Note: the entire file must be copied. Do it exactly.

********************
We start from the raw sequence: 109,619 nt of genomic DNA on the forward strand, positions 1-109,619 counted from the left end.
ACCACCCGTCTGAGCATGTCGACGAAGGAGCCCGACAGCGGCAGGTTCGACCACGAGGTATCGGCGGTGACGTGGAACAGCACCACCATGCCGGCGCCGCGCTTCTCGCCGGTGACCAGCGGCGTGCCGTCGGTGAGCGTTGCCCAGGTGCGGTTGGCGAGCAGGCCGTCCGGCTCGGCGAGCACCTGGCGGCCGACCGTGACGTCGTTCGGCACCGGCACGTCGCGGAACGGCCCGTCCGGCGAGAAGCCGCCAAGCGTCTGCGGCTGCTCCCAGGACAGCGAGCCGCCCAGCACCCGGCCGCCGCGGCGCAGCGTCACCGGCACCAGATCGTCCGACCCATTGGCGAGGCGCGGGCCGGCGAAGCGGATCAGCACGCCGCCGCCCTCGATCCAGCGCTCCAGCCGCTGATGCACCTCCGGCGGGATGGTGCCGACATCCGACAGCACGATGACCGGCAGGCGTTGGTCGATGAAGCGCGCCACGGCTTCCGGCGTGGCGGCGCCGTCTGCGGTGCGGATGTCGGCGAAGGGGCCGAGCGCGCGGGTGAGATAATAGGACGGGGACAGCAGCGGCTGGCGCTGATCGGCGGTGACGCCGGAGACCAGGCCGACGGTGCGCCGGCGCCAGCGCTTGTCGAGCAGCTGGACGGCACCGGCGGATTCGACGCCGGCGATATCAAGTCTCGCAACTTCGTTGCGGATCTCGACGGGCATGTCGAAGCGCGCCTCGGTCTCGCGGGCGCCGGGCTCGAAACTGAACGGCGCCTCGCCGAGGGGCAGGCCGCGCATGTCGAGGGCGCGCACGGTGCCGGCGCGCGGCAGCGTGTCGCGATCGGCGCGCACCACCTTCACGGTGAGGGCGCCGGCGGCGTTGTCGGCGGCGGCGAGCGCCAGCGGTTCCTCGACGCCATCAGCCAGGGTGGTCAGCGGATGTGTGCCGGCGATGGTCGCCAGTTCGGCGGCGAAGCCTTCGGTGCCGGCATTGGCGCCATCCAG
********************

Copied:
We start from the raw sequence: 109,619 nt of genomic DNA on the forward strand, positions 1-109,619 counted from the left end.
ACCACCCGTCTGAGCATGTCGACGAAGGAGCCCGACAGCGGCAGGTTCGACCACGAGGTATCGGCGGTGACGTGGAACAGCACCACCATGCCGGCGCCGCGCTTCTCGCCGGTGACCAGCGGCGTGCCGTCGGTGAGCGTTGCCCAGGTGCGGTTGGCGAGCAGGCCGTCCGGCTCGGCGAGCACCTGGCGGCCGACCGTGACGTCGTTCGGCACCGGCACGTCGCGGAACGGCCCGTCCGGCGAGAAGCCGCCAAGCGTCTGCGGCTGCTCCCAGGACAGCGAGCCGCCCAGCACCCGGCCGCCGCGGCGCAGCGTCACCGGCACCAGATCGTCCGACCCATTGGCGAGGCGCGGGCCGGCGAAGCGGATCAGCACGCCGCCGCCCTCGATCCAGCGCTCCAGCCGCTGATGCACCTCCGGCGGGATGGTGCCGACATCCGACAGCACGATGACCGGCAGGCGTTGGTCGATGAAGCGCGCCACGGCTTCCGGCGTGGCGGCGCCGTCTGCGGTGCGGATGTCGGCGAAGGGGCCGAGCGCGCGGGTGAGATAATAGGACGGGGACAGCAGCGGCTGGCGCTGATCGGCGGTGACGCCGGAGACCAGGCCGACGGTGCGCCGGCGCCAGCGCTTGTCGAGCAGCTGGACGGCACCGGCGGATTCGACGCCGGCGATATCAAGTCTCGCAACTTCGTTGCGGATCTCGACGGGCATGTCGAAGCGCGCCTCGGTCTCGCGGGCGCCGGGCTCGAAACTGAACGGCGCCTCGCCGAGGGGCAGGCCGCGCATGTCGAGGGCGCGCACGGTGCCGGCGCGCGGCAGCGTGTCGCGATCGGCGCGCACCACCTTCACGGTGAGGGCGCCGGCGGCGTTGTCGGCGGCGGCGAGCGCCAGCGGTTCCTCGACGCCATCAGCCAGGGTGGTCAGCGGATGTGTGCCGGCGATGGTCGCCAGTTCGGCGGCGAAGCCTTCGGTGCCGGCATTGGCGCCATCCAG